Noticing this shocking oversight, an equal parts pissed-off and inspired team at JOAN Creative had an idea—the WoManikin. The WoManikin is a universal attachment that can easily be slipped over the common flat-chested manikin to add breasts. The WoManikin teaches people how to perform CPR on a torso with breasts during training, so they’ll know what to do when they see a woman or person with breasts in cardiac arrest.

By putting the sleeve design on WoManikin.org as an open source pattern and starting a fund to create more attachments, JOAN hopes to get a WoManikin in every CPR training program in the country by 2020. JOAN developed the WoManikin in collaboration with CPR experts, cardiologists, and organizations that care about closing the gender gap in CPR. So, in that way, the WoManikin doesn’t just provide a way to challenge biased CPR training—it shows what happens when women collaborate and apply creativity to tackle the inequities around them.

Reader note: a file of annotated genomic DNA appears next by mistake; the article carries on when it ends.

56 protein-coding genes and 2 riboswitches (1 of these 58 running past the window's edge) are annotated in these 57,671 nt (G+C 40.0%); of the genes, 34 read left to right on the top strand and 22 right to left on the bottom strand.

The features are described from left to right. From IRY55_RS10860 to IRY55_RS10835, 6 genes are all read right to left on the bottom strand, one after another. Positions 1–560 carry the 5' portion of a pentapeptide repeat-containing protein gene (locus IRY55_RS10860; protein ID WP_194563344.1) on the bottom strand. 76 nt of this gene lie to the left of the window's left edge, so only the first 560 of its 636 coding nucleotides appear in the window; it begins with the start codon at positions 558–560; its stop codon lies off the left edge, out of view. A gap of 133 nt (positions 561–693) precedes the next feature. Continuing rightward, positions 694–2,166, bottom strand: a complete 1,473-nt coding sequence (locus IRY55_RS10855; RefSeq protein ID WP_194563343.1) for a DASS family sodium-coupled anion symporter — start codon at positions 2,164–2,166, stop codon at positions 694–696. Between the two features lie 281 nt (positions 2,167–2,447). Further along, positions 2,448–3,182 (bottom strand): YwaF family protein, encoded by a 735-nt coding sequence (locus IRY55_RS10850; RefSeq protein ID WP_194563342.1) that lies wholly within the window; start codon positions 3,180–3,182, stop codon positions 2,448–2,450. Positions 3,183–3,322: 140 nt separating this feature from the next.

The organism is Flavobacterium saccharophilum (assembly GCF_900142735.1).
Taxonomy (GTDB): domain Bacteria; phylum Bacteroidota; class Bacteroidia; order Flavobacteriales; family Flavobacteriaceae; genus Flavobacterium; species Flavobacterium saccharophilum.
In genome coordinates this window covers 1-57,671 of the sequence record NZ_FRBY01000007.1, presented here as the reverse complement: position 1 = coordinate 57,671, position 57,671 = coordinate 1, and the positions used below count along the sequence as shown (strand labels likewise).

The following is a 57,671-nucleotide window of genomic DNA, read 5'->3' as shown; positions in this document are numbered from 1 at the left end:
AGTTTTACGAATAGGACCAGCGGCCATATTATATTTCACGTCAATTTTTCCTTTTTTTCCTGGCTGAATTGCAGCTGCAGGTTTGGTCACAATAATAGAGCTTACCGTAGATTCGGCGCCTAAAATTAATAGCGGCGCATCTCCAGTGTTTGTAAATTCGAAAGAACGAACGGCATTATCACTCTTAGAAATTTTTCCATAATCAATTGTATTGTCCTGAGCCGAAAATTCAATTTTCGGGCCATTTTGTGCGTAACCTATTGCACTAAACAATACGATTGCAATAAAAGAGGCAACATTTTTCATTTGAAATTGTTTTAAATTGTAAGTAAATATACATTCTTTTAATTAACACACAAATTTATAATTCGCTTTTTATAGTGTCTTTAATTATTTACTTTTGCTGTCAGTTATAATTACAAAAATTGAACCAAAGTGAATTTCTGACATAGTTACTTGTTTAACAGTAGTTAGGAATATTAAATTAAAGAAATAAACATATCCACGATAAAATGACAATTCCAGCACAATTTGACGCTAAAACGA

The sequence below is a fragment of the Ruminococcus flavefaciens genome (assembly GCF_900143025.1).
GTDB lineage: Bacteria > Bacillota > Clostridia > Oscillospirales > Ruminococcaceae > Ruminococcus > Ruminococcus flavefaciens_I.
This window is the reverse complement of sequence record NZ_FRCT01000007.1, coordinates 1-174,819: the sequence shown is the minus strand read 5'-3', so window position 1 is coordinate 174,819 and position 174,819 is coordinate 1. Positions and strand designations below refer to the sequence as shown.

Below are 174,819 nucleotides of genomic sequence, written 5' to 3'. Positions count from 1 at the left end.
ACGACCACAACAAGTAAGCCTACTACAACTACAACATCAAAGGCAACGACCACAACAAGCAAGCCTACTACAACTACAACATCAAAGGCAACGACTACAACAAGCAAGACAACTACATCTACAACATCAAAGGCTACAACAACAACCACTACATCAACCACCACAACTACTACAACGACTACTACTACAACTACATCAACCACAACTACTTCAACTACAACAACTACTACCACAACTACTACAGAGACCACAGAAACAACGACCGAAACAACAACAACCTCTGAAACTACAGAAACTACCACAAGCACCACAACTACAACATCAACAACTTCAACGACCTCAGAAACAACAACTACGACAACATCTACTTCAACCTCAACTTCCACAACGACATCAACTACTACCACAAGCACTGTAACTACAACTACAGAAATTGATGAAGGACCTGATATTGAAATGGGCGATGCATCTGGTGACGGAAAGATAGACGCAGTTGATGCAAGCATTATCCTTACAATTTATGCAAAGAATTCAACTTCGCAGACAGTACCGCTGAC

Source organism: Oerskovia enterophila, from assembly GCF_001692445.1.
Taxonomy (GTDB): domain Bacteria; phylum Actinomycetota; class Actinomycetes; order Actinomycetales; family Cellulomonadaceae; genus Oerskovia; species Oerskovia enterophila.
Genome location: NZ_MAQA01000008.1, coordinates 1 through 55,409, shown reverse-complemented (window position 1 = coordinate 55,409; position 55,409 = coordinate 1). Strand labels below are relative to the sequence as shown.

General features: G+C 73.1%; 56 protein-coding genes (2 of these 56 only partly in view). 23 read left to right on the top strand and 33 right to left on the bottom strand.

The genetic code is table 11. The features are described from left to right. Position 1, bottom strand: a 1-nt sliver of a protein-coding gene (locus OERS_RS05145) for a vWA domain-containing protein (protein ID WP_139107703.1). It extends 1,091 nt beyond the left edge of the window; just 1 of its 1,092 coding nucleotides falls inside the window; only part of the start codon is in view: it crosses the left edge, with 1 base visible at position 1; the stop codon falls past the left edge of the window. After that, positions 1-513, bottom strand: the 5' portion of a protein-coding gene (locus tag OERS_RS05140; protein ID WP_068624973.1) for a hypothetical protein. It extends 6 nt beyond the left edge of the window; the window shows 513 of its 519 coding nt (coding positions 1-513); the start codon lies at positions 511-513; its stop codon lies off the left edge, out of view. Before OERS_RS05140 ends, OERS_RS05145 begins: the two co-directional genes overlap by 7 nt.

To learn more and join the fight to end gender disparities in CPR, visit WoManikin.org.

Hannah Lewman Hannah Lewman Brand Contributor

Hannah Lewman is a Strategist for JOAN Creative.

Source: Why Cardiac Arrest Is More Likely To Kill Women Than Men, And What We’re Going To Do About It

How Will The Failure Of Biogen’s Alzheimer’s Drug, Aducanumab, Impact R&D?

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Photographer: Scott Eisen/Bloomberg

© 2016 Bloomberg Finance LP

The landscape of experimental Alzheimer’s disease (AD) drugs is strewn with failures, so much so that it has been referred to as “an unrelenting disaster zone”. Recognizing the greatly increasing number of patients with this disease, many biopharma companies have invested a lot of resources in attacking this problem, only to be turned away in late stage studies as happened to Merck with its BACE inhibitor, verubecestat, and Lilly with its beta-amyloid antibody, solanezumab.